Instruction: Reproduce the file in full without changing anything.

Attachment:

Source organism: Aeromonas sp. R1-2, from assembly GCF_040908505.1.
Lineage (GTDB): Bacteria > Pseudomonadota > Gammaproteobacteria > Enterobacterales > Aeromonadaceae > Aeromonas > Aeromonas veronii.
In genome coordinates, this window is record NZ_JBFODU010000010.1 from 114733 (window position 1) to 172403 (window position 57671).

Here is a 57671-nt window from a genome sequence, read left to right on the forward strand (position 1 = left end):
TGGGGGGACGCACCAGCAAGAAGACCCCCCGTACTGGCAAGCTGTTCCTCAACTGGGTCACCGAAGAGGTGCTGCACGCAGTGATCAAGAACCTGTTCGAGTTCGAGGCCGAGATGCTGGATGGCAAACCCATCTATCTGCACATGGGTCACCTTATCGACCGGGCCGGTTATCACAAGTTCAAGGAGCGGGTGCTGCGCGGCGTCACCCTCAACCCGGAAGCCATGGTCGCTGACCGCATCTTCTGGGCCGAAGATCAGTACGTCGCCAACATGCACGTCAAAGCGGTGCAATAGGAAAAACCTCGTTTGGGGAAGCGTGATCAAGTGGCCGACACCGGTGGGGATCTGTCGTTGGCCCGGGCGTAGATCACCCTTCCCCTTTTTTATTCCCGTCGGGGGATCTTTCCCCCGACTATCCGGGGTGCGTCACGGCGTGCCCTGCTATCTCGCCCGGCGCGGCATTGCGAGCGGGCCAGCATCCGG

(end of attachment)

Source organism: Aeromonas sp. R1-2, from assembly GCF_040908505.1.
Lineage (GTDB): Bacteria > Pseudomonadota > Gammaproteobacteria > Enterobacterales > Aeromonadaceae > Aeromonas > Aeromonas veronii.
In genome coordinates, this window is record NZ_JBFODU010000010.1 from 114733 (window position 1) to 172403 (window position 57671).

Here is a 57671-nt window from a genome sequence, read left to right on the forward strand (position 1 = left end):
TGGGGGGACGCACCAGCAAGAAGACCCCCCGTACTGGCAAGCTGTTCCTCAACTGGGTCACCGAAGAGGTGCTGCACGCAGTGATCAAGAACCTGTTCGAGTTCGAGGCCGAGATGCTGGATGGCAAACCCATCTATCTGCACATGGGTCACCTTATCGACCGGGCCGGTTATCACAAGTTCAAGGAGCGGGTGCTGCGCGGCGTCACCCTCAACCCGGAAGCCATGGTCGCTGACCGCATCTTCTGGGCCGAAGATCAGTACGTCGCCAACATGCACGTCAAAGCGGTGCAATAGGAAAAACCTCGTTTGGGGAAGCGTGATCAAGTGGCCGACACCGGTGGGGATCTGTCGTTGGCCCGGGCGTAGATCACCCTTCCCCTTTTTTATTCCCGTCGGGGGATCTTTCCCCCGACTATCCGGGGTGCGTCACGGCGTGCCCTGCTATCTCGCCCGGCGCGGCATTGCGAGCGGGCCAGCATCCGG